Mic the Monkey (Gesture Based UI)

I was tasked with creating a microphone button that could be toggled and, while active, have the input value be altered. My goal for this assignment was to deliver the most whimsically, functional button I could manufacture in a day. Whilst pondering the notion of “mute”, the proverb of “speak no evil” came to mind. This ultimately is what opened the flood gates to the design. There is literally an infinite amount of approaches one could do to solve this problem, but I’m proud to have chosen a more unique, albeit more challenging, option, because it was honestly quite fun to come up with and develop.


 Desktop Version

For the desktop version, I aimed to keep the design as simple as possible, while still retaining the ever so important level of whimsy. An obstacle in my design was the hands of the 2d monkey not being readable when they were over the face of the monkey. I overcame this obstacle through varying opacities and quick animations. While the user can simply drag the audio level up by dragging on the 2d monkey itself, the hand on the right of the monkey serves as a clear indicator of an interactive element.

VR Version

The VR version of the UI was much more fun to work on, because it allowed me to further extrapolate on the monkey scheme; “Monkey see, monkey do”. Essentially, the monkey “copies” the user’s controller’s distance from their base position. This distance is then normalized and used to set the level of audio. I developed the idea of a gesture-based setting because it seemed so much more involved than a simple button. Moving your arm is also less finicky than aiming a little laser at another menu. Furthermore, it makes something as small as changing a setting, into a discovery, into an experience- and that’s really what I think VR is all about; at the very least, a large proponent. The monkey’s movements were accomplished through a combination of blendshapes and dynamically layered animations inside of Unity.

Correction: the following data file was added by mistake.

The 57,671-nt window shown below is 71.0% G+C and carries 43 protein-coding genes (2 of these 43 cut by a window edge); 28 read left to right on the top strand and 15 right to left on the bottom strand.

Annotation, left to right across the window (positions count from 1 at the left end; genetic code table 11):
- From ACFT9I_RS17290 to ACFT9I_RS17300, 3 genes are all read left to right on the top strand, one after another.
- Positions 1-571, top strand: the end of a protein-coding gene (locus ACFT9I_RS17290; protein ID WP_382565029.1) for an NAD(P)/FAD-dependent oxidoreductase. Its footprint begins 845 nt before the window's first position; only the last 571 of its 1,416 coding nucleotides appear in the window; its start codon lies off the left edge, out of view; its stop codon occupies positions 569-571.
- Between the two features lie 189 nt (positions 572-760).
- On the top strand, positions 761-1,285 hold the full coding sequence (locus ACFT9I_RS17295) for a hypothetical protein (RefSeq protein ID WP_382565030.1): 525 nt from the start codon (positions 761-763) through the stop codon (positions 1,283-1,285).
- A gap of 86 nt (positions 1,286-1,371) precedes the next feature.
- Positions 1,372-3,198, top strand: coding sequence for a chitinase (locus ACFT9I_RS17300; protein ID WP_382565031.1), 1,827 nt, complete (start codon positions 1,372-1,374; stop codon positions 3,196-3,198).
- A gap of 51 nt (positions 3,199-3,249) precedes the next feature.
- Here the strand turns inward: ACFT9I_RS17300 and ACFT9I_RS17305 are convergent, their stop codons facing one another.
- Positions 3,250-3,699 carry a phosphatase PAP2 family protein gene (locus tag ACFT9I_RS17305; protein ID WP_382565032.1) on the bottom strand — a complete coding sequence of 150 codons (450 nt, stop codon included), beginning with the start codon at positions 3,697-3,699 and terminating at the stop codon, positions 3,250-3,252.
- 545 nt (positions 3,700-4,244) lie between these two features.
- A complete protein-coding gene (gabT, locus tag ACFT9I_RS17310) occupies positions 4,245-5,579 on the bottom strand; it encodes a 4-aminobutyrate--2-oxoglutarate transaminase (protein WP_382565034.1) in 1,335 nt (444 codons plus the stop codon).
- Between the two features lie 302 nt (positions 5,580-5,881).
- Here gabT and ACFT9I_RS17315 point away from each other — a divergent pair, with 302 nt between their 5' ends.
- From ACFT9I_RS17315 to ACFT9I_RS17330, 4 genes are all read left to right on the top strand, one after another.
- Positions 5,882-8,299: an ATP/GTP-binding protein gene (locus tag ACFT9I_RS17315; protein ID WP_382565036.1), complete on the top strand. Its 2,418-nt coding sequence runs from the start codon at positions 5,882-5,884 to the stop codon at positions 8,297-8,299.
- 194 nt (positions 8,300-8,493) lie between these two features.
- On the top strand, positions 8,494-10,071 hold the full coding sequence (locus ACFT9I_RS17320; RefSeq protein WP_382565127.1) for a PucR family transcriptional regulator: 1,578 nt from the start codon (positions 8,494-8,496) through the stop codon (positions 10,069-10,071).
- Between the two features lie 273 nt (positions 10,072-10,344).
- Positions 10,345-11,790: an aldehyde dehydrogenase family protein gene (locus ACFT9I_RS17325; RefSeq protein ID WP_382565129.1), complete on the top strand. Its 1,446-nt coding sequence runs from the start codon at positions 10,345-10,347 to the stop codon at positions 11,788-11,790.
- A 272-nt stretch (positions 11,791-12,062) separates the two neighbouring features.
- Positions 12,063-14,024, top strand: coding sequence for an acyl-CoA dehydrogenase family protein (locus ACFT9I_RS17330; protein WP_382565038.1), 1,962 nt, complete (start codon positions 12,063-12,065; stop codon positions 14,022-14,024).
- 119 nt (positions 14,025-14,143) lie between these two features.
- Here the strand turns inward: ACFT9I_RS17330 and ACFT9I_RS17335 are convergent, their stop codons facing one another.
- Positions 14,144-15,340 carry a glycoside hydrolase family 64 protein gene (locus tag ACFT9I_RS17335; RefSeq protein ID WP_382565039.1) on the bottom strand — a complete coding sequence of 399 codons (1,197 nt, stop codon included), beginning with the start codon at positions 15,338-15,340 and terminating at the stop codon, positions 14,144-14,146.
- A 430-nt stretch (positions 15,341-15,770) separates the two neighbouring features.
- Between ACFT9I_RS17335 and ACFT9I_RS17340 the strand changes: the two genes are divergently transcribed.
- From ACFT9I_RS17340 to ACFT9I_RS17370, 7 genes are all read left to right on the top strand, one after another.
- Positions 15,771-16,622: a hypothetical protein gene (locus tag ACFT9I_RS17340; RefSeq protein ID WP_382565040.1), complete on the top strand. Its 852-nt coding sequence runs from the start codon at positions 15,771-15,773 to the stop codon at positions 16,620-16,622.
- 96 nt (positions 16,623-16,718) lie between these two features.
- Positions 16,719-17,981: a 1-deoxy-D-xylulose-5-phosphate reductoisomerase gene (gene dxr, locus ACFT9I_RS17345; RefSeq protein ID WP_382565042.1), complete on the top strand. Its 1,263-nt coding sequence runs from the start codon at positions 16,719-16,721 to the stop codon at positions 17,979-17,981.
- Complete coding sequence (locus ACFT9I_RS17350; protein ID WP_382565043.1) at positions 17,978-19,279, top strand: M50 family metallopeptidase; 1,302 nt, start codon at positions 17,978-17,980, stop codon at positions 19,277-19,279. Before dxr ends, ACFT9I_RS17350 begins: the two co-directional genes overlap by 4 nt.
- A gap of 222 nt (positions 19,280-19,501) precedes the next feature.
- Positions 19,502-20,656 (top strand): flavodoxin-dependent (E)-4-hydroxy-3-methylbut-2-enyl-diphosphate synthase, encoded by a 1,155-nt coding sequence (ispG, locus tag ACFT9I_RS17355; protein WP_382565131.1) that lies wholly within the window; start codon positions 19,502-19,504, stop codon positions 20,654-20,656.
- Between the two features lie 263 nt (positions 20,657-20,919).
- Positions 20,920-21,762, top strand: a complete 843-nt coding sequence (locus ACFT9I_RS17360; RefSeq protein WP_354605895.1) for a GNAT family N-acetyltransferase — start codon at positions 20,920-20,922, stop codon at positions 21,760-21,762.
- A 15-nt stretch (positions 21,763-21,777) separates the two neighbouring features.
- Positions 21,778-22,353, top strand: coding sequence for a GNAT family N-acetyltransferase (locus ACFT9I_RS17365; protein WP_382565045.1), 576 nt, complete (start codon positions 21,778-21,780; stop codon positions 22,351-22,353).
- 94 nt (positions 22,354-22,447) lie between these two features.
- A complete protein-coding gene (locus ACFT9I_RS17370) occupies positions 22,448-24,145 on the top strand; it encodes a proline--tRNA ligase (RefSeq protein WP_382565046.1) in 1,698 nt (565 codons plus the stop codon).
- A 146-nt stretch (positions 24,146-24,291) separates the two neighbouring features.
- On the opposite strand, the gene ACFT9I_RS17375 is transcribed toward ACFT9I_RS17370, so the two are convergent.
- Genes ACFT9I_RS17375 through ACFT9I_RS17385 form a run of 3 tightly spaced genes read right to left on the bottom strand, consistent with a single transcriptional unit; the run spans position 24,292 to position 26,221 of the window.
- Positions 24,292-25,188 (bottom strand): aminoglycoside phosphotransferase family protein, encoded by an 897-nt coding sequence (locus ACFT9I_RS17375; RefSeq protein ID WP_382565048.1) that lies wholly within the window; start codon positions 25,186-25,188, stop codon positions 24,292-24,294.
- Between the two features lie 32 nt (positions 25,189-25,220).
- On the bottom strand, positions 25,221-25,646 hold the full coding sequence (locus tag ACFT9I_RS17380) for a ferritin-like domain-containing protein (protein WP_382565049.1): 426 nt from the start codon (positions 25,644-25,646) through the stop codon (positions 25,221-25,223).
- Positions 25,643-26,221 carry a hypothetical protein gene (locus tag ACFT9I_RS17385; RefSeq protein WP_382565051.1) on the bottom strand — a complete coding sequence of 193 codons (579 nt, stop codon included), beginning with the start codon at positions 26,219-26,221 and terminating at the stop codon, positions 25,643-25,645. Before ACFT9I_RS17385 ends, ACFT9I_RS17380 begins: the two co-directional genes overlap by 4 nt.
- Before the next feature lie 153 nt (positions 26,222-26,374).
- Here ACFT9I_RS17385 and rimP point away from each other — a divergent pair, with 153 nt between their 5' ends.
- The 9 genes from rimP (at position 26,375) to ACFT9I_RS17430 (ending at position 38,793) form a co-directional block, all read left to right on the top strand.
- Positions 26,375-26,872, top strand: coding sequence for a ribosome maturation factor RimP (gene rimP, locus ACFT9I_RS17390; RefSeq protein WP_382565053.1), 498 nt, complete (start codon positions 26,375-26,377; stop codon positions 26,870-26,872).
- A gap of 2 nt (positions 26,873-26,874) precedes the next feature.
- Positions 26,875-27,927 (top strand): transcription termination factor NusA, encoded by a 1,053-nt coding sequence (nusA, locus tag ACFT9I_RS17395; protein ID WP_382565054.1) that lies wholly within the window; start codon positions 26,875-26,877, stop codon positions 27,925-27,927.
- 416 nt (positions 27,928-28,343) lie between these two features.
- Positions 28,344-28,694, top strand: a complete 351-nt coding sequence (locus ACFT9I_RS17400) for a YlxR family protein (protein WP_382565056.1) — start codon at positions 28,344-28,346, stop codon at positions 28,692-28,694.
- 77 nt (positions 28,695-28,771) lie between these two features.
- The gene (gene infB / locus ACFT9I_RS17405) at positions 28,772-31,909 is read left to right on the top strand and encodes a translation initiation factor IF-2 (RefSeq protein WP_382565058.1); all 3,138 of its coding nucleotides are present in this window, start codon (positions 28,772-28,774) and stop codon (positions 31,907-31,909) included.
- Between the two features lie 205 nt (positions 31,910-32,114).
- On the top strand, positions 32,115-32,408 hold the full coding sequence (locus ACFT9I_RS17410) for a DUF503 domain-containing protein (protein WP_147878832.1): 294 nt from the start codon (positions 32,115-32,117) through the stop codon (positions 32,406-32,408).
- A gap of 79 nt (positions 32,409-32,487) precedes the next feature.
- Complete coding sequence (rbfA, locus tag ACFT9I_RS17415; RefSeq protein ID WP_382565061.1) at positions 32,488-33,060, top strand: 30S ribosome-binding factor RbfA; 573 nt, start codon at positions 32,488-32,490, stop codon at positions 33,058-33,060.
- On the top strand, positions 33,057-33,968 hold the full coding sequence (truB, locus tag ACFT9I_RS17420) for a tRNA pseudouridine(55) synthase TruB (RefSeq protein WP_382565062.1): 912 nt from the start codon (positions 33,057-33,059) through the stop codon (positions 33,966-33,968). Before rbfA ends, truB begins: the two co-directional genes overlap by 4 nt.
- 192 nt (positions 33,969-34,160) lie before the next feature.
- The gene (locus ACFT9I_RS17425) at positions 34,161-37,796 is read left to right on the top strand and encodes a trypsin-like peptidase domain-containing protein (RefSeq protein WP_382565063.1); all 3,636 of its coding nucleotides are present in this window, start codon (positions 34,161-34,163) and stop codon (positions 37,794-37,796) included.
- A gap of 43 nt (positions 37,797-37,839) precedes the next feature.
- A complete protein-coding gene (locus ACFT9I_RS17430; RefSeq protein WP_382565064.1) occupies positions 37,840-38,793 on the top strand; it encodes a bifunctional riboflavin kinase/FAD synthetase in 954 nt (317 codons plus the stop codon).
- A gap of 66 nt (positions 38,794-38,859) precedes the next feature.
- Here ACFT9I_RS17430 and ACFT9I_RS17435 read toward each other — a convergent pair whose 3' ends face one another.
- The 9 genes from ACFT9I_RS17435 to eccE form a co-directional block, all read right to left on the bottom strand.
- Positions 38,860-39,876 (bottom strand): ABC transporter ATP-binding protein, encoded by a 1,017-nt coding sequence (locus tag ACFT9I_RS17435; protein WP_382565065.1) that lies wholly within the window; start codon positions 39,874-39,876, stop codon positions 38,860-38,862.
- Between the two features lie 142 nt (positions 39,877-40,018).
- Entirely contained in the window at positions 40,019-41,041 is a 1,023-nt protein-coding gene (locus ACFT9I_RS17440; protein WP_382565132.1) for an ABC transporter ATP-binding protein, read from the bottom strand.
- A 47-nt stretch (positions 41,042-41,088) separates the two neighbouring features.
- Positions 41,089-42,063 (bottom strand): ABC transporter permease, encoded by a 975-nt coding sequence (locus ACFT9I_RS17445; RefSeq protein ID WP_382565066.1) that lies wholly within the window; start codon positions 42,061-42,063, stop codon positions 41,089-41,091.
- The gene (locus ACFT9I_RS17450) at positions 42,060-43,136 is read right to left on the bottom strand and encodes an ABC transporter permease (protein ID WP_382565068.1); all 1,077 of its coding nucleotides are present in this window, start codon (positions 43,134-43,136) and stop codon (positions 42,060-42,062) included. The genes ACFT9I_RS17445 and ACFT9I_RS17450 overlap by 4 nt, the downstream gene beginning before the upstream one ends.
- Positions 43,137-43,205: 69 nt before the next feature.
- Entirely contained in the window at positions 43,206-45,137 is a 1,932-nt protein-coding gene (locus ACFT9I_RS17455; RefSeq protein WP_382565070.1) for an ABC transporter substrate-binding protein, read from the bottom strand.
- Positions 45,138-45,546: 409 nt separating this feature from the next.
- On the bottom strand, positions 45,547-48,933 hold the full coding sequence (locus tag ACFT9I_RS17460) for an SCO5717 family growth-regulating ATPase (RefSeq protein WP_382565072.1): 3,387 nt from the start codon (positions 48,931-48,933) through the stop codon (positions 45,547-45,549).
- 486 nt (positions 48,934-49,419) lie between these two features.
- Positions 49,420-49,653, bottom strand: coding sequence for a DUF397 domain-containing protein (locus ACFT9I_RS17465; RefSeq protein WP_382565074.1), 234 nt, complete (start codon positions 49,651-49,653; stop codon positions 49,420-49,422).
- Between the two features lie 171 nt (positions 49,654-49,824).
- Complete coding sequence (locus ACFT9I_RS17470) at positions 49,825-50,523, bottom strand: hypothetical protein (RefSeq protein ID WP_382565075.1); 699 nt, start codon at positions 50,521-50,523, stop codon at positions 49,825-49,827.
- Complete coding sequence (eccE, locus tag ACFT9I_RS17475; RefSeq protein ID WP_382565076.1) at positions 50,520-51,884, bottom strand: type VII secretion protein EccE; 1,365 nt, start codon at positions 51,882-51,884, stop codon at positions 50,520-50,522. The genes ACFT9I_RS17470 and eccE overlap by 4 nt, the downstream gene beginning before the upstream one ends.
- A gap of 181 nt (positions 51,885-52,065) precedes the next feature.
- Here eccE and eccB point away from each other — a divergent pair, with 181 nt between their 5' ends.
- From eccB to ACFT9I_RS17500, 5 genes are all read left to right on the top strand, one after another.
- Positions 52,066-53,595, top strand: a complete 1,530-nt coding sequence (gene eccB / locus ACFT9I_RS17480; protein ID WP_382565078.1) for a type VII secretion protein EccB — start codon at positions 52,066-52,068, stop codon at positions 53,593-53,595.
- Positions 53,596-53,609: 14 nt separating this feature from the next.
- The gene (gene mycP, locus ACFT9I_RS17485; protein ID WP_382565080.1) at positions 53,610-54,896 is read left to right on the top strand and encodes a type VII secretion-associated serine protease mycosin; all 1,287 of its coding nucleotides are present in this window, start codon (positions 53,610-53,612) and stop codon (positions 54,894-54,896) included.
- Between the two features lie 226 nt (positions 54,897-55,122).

My Friend Is A Battery

“My friend is a battery” was a UI exercise I came up with. I wanted to explore using 2d UI in conjunction with 3d world space UI. Information is not only conveyed through UI elements, but also conveyed through the character’s animation speed and face texture. It was made with the mobile platform in mind, thus I wanted to keep the UI simple and touch friendly. Touch friendly meant ensuring that the buttons were big enough, distant enough, and their feedback could be immediately interpreted even if the user’s finger is in the way- this is why the button glows orange and springs up in scale. I originally had the settings button atop the screen, opposite of the energy button, but I found that it clustered the top half of the screen. Thus, I aimed for more of an asymmetrical balance.


The color scheme is easy on the eyes and evokes a sense of comfort which really helped the lime-green and red of the battery level pop.

In regards to feedback, it was not only important to have the feedback be functional but also aesthetically pleasing. Each piece of UI smoothly transition from state to state, thanks to Unity’s animator. I also utilized easing, snappy rotations, and idles based on smooth sin waves.

My favorite part about this little guy is the battery bar, I think the combination of a changing point light and the assets being part of the model make for a successful diegetic UI. This was accomplished by having the battery boy’s mesh be combined in such a way that I could easily access the battery levels. The animated face was created by assigning the face a different material with a texture with 4 different faces. I then offset the texture of that material with C# so that they animated at runtime.


A clean hierarchy is a happy hierarchy.

Battery Boy(1)

UX architecture

Programs Used
  • Photoshop
  • Illustrator
  • Unity3d
  • Maya

VR Factory